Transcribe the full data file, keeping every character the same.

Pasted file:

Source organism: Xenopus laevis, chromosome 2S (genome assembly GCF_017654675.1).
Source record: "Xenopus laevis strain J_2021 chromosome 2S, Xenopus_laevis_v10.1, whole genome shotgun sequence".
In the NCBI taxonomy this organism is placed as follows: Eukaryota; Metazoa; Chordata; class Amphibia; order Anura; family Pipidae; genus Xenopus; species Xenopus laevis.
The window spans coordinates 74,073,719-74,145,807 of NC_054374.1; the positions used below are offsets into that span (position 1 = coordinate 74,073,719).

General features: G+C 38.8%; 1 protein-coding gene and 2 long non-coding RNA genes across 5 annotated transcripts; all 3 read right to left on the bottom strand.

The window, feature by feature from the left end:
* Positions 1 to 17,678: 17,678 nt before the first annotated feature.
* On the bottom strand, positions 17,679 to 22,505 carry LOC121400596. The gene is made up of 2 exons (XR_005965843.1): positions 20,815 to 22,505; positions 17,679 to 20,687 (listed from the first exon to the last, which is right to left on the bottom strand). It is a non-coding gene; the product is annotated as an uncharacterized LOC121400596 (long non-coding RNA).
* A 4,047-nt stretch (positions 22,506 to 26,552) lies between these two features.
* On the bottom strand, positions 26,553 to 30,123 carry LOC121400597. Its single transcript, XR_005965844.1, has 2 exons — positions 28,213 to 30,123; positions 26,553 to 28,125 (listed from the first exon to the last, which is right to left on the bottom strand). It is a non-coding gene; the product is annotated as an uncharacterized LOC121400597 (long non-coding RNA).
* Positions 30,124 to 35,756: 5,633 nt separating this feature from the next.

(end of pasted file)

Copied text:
Source organism: Xenopus laevis, chromosome 2S (genome assembly GCF_017654675.1).
Source record: "Xenopus laevis strain J_2021 chromosome 2S, Xenopus_laevis_v10.1, whole genome shotgun sequence".
In the NCBI taxonomy this organism is placed as follows: Eukaryota; Metazoa; Chordata; class Amphibia; order Anura; family Pipidae; genus Xenopus; species Xenopus laevis.
The window spans coordinates 74,073,719-74,145,807 of NC_054374.1; the positions used below are offsets into that span (position 1 = coordinate 74,073,719).

General features: G+C 38.8%; 1 protein-coding gene and 2 long non-coding RNA genes across 5 annotated transcripts; all 3 read right to left on the bottom strand.

The window, feature by feature from the left end:
* Positions 1 to 17,678: 17,678 nt before the first annotated feature.
* On the bottom strand, positions 17,679 to 22,505 carry LOC121400596. The gene is made up of 2 exons (XR_005965843.1): positions 20,815 to 22,505; positions 17,679 to 20,687 (listed from the first exon to the last, which is right to left on the bottom strand). It is a non-coding gene; the product is annotated as an uncharacterized LOC121400596 (long non-coding RNA).
* A 4,047-nt stretch (positions 22,506 to 26,552) lies between these two features.
* On the bottom strand, positions 26,553 to 30,123 carry LOC121400597. Its single transcript, XR_005965844.1, has 2 exons — positions 28,213 to 30,123; positions 26,553 to 28,125 (listed from the first exon to the last, which is right to left on the bottom strand). It is a non-coding gene; the product is annotated as an uncharacterized LOC121400597 (long non-coding RNA).
* Positions 30,124 to 35,756: 5,633 nt separating this feature from the next.